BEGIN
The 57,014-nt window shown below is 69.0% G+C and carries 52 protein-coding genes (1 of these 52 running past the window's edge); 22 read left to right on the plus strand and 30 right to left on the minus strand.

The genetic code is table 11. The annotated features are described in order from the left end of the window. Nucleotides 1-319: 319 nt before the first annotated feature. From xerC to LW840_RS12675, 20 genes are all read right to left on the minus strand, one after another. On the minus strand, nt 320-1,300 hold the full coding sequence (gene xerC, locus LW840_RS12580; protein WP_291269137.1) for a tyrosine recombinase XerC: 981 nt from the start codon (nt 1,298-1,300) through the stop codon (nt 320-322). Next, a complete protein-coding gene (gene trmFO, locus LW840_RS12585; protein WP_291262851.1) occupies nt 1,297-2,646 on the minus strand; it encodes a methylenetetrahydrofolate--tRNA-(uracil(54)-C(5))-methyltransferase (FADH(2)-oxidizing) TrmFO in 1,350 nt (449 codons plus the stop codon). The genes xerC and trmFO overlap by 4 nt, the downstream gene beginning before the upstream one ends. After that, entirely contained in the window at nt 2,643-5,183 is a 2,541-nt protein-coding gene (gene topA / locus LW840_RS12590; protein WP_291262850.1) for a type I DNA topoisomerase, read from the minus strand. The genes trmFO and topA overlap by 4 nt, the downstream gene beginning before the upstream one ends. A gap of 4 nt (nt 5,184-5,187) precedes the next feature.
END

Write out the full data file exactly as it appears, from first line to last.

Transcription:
The 57,014-nt window shown below is 69.0% G+C and carries 52 protein-coding genes (1 of these 52 running past the window's edge); 22 read left to right on the plus strand and 30 right to left on the minus strand.

The genetic code is table 11. The annotated features are described in order from the left end of the window. Nucleotides 1-319: 319 nt before the first annotated feature. From xerC to LW840_RS12675, 20 genes are all read right to left on the minus strand, one after another. On the minus strand, nt 320-1,300 hold the full coding sequence (gene xerC, locus LW840_RS12580; protein WP_291269137.1) for a tyrosine recombinase XerC: 981 nt from the start codon (nt 1,298-1,300) through the stop codon (nt 320-322). Next, a complete protein-coding gene (gene trmFO, locus LW840_RS12585; protein WP_291262851.1) occupies nt 1,297-2,646 on the minus strand; it encodes a methylenetetrahydrofolate--tRNA-(uracil(54)-C(5))-methyltransferase (FADH(2)-oxidizing) TrmFO in 1,350 nt (449 codons plus the stop codon). The genes xerC and trmFO overlap by 4 nt, the downstream gene beginning before the upstream one ends. After that, entirely contained in the window at nt 2,643-5,183 is a 2,541-nt protein-coding gene (gene topA / locus LW840_RS12590; protein WP_291262850.1) for a type I DNA topoisomerase, read from the minus strand. The genes trmFO and topA overlap by 4 nt, the downstream gene beginning before the upstream one ends. A gap of 4 nt (nt 5,184-5,187) precedes the next feature.